Superman has always had a bit of a messiah complex, born as a modern-day Moses in the imagination of two Jewish guys during the Depression and over the years developing and amplifying his Christlike characteristics.
So it made sense that Warner Bros. Pictures spared no effort in using the Jesus connection to attract the increasingly important Christian audience to see the latest film in the Superman franchise, Man of Steel.
The studio hired a leading faith-based marketing agency, Grace Hill Media, to hold special screenings for pastors, and it developed an extensive website of Christian-themed resources—including specially-edited trailers for use in churches and Man of Steel sermon notes.
“The Christlike parallels, I didn’t make that stuff up,” director Zack Snyder told CNN. “That is the tried-and-true Superman metaphor.”
Or maybe not.
Despite the studio’s best efforts, some viewers are leaving the theater after watching Man of Steel and issuing what amounts to a theological spoiler alert: Don’t compare this Superman to Jesus Christ.
In fact, “he is the anti-Christ,” as the Rev. Thomas Reese, a Jesuit priest and commentator for National Catholic Reporter, tweeted after he saw the movie. In Man of Steel, Reese wrote, “Superpowers, not love, conquers [sic] evil. Bash the bad guy, don’t turn cheek.”
Or as Jackson Cuidon put it in his Man of Steel review in Christianity Today, a leading evangelical magazine: “Superman … is there mostly to satiate that part of the American psyche that wants their messiahs to punch things, too.”
These critics’ main quibble isn’t with the quality of the movie, though many faith-based reviewers concur with secular critics who think Man of Steel suffers from an overstuffed plot and a surfeit of special effects. And there are others, like Religion News Service blogger Jonathan Merritt, who wonder if all the targeted marketing “represents another step forward in the commodification of Christianity.”
Rather, Superman’s real sin, for some Christians, is that he resorts to violence to accomplish his goals—namely, killing his enemy, the evil General Zod.
That was new, and it broke what comic book fans traditionally call “the rule” of the superhero ethos: Thou shalt not kill, even though you can.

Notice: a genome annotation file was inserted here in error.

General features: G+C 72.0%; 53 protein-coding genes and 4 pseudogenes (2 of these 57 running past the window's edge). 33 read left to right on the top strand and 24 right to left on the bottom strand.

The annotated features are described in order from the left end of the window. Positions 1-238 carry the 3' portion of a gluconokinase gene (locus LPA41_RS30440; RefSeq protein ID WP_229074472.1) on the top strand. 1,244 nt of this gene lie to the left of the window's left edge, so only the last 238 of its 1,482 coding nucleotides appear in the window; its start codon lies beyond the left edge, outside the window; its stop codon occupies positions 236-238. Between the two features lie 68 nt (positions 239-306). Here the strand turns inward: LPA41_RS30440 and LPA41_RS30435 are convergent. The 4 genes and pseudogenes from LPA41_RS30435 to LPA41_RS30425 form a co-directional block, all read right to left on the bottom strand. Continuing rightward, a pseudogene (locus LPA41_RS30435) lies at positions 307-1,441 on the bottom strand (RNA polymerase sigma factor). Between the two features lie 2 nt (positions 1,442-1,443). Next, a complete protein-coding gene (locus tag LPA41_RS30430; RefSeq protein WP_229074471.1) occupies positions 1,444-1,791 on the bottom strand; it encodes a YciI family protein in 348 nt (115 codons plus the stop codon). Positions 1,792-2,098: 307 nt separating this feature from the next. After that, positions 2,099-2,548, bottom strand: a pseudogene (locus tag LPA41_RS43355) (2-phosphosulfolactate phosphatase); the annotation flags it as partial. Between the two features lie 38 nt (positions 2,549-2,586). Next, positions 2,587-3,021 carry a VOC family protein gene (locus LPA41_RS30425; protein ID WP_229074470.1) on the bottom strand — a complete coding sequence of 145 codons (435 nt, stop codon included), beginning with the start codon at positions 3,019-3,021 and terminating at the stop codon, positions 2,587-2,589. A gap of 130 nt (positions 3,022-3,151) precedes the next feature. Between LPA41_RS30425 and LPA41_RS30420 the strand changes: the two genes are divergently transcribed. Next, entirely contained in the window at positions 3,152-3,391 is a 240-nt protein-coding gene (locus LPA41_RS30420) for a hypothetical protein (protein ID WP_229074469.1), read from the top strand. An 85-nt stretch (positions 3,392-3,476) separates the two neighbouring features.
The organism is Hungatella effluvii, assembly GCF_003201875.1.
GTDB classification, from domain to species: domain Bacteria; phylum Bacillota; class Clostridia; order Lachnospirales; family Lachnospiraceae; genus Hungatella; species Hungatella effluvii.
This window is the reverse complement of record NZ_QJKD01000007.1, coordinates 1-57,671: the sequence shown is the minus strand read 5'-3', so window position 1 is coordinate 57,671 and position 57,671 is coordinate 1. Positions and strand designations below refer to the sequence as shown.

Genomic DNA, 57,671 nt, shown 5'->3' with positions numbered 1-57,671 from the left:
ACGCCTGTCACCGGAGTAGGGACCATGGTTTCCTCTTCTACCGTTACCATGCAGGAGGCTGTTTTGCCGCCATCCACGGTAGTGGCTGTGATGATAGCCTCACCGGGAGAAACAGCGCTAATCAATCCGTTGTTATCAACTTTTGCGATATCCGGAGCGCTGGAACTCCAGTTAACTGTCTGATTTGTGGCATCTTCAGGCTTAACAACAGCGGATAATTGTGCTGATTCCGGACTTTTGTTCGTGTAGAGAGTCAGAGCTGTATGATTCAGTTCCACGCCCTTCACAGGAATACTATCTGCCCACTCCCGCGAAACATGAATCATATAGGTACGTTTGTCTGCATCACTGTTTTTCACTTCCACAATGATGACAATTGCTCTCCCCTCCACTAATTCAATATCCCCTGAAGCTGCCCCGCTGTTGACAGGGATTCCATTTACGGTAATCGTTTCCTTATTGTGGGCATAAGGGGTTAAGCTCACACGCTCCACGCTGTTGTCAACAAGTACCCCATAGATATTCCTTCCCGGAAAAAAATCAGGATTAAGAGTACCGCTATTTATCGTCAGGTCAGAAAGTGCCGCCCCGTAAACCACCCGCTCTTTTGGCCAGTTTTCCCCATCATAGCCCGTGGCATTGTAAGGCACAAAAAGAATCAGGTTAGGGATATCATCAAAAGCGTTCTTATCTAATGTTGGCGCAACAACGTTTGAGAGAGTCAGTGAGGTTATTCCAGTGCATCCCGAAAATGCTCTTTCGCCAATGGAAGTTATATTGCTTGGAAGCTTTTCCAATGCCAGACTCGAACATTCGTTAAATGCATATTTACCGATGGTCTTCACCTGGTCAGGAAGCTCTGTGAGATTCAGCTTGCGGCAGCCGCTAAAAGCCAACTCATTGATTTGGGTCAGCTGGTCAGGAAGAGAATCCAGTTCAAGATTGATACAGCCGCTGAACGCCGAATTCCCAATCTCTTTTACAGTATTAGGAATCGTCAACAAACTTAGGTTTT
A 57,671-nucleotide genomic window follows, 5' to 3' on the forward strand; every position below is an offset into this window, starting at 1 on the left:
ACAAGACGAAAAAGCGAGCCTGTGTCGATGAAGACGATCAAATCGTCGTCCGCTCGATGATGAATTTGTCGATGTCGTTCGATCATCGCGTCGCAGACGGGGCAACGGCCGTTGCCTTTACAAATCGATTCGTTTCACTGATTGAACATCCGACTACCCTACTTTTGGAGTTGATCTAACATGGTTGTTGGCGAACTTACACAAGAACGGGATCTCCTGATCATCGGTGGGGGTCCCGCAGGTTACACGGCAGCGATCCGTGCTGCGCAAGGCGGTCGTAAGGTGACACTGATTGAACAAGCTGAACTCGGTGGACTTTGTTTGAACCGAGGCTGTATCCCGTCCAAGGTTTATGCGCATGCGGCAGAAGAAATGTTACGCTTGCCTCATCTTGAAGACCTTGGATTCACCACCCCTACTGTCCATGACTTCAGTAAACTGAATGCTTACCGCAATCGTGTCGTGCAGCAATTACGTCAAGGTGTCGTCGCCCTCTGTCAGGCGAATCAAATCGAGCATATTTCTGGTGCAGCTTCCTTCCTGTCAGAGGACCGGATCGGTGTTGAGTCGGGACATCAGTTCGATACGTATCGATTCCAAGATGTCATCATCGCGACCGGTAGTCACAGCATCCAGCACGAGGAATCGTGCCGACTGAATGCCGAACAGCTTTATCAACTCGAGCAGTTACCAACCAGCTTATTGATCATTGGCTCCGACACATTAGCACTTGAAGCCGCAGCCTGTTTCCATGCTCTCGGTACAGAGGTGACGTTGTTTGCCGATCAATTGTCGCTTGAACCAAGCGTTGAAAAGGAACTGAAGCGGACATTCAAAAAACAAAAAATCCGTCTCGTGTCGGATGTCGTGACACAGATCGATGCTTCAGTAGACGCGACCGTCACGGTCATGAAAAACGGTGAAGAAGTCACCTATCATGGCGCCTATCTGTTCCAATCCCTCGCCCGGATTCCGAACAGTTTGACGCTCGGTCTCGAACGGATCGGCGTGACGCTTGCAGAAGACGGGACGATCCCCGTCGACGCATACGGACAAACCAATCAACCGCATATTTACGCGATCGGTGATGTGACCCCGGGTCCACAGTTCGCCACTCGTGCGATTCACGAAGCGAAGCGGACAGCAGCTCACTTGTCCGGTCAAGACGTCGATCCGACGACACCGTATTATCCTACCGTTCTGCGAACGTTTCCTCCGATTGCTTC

The very point of Superman, in particular, was that he always found a solution without killing, which would have been so easy for him to do. He was a role model in making the right moral choice, not using force to win the day. This Superman “blasted a hole in the traditional moral code of the character,” as religion writer Jeff Weiss put it in a Real Clear Religion essay.
Moreover, in Man of Steel, Superman’s interminable battles with Zod devastate Metropolis, leaving untold thousands dead but with no real reckoning—moral or otherwise—for the lives lost. “Disaster Porn,” one critic called the film.
In short, this Superman is so unlike Jesus that Michael Parnell, pastor of Beth Car Baptist Church in Halifax, Va., found himself angry that the studio had the gall to pitch this movie as representing Christian values.
“Don’t sit there and tell me I can compare this character to Jesus,” said Parnell, who reviewed the film for the Religious Herald. “Harry Potter is a better messianic figure than this Superman is.”
As a former moderator of the Captain Comics Round Table, Parnell is a superhero fan who knows what he’s talking about. He will even be traveling to the big Comic-Con International festival next month, where he may find that more than a few secular comic book aficionados share his concerns.
“From everything shown to us from the moment he put on the suit, Superman rarely if ever bothered to give the safety and welfare of the people around him one bit of thought,” Mark Waid, a leading comic book writer and Superman expert, put it in a blistering online essay that has generated wide interest in the comics community.
To be sure, this latest Superman shares and even boosts many of the Christlike characteristics of most every Man of Steel: He is sent to Earth as an infant to save mankind and is raised by a hard-working adoptive father and saintly mother. He must hide his supernatural gifts until he reveals himself as an adult and then, at age 33, after performing many great deeds, he hands himself over to the authorities.
This Superman even strikes an arms-outstretched crucifixion pose as his otherworldly father urges him to return to Earth and “save them all.” The movie is, as the Christian reviewer Paul Asay put it, “a Bible study in a cape.”
Except for the last part.
Yet all may not be lost, and Christians don’t necessarily need to boycott what appears to be one of the most popular and entertaining films of the summer.
Joe Carter, writing at The Gospel Coalition site, argues that the otherwise flawed Man of Steel does have a redeeming quality in that in just a few minutes of screen time Clark Kent’s Kansas dad, Jonathan Kent—played affectingly by Kevin Costner—displays the quiet strength and “unconditional, self-sacrificial love” that the Jesus of the Bible did.
“Superman may be the man of steel,” Carter writes, “but his earthbound father shows us what it really means to be Christ-figure.”
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